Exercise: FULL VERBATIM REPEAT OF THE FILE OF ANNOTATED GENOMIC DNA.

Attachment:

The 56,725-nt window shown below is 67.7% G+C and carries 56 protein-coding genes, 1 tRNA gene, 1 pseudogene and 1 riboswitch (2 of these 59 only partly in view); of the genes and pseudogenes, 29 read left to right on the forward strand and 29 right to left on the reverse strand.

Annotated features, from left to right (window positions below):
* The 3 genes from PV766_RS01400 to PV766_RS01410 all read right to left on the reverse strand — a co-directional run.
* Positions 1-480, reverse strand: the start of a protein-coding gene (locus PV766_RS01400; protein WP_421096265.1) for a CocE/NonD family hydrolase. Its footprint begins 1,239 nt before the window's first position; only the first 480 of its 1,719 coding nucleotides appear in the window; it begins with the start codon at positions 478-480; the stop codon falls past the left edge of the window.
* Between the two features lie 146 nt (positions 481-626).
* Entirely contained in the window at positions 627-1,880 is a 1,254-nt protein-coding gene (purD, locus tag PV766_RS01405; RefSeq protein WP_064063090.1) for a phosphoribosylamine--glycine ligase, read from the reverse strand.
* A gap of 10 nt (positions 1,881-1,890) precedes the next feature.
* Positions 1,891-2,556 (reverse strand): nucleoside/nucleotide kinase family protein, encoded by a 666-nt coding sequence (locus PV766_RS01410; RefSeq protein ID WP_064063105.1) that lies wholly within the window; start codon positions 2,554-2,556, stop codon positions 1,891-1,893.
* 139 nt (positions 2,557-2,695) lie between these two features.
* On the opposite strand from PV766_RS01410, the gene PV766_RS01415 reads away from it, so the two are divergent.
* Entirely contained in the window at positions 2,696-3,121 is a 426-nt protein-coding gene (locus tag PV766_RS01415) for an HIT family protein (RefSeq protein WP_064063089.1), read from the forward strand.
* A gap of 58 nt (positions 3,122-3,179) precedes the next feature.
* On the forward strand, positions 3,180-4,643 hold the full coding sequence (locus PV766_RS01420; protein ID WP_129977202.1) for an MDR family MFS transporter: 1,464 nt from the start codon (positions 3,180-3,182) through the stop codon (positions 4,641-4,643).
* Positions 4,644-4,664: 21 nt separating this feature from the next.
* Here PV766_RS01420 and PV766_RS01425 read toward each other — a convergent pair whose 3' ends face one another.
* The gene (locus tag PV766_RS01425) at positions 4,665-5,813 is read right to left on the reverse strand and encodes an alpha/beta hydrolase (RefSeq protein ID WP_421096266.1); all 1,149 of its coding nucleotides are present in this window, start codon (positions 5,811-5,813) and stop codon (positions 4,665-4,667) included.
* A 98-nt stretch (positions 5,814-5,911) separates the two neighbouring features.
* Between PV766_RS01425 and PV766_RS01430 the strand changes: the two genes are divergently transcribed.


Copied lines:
The 56,725-nt window shown below is 67.7% G+C and carries 56 protein-coding genes, 1 tRNA gene, 1 pseudogene and 1 riboswitch (2 of these 59 only partly in view); of the genes and pseudogenes, 29 read left to right on the forward strand and 29 right to left on the reverse strand.

Annotated features, from left to right (window positions below):
* The 3 genes from PV766_RS01400 to PV766_RS01410 all read right to left on the reverse strand — a co-directional run.
* Positions 1-480, reverse strand: the start of a protein-coding gene (locus PV766_RS01400; protein WP_421096265.1) for a CocE/NonD family hydrolase. Its footprint begins 1,239 nt before the window's first position; only the first 480 of its 1,719 coding nucleotides appear in the window; it begins with the start codon at positions 478-480; the stop codon falls past the left edge of the window.
* Between the two features lie 146 nt (positions 481-626).
* Entirely contained in the window at positions 627-1,880 is a 1,254-nt protein-coding gene (purD, locus tag PV766_RS01405; RefSeq protein WP_064063090.1) for a phosphoribosylamine--glycine ligase, read from the reverse strand.
* A gap of 10 nt (positions 1,881-1,890) precedes the next feature.
* Positions 1,891-2,556 (reverse strand): nucleoside/nucleotide kinase family protein, encoded by a 666-nt coding sequence (locus PV766_RS01410; RefSeq protein ID WP_064063105.1) that lies wholly within the window; start codon positions 2,554-2,556, stop codon positions 1,891-1,893.
* 139 nt (positions 2,557-2,695) lie between these two features.
* On the opposite strand from PV766_RS01410, the gene PV766_RS01415 reads away from it, so the two are divergent.
* Entirely contained in the window at positions 2,696-3,121 is a 426-nt protein-coding gene (locus tag PV766_RS01415) for an HIT family protein (RefSeq protein WP_064063089.1), read from the forward strand.
* A gap of 58 nt (positions 3,122-3,179) precedes the next feature.
* On the forward strand, positions 3,180-4,643 hold the full coding sequence (locus PV766_RS01420; protein ID WP_129977202.1) for an MDR family MFS transporter: 1,464 nt from the start codon (positions 3,180-3,182) through the stop codon (positions 4,641-4,643).
* Positions 4,644-4,664: 21 nt separating this feature from the next.
* Here PV766_RS01420 and PV766_RS01425 read toward each other — a convergent pair whose 3' ends face one another.
* The gene (locus tag PV766_RS01425) at positions 4,665-5,813 is read right to left on the reverse strand and encodes an alpha/beta hydrolase (RefSeq protein ID WP_421096266.1); all 1,149 of its coding nucleotides are present in this window, start codon (positions 5,811-5,813) and stop codon (positions 4,665-4,667) included.
* A 98-nt stretch (positions 5,814-5,911) separates the two neighbouring features.
* Between PV766_RS01425 and PV766_RS01430 the strand changes: the two genes are divergently transcribed.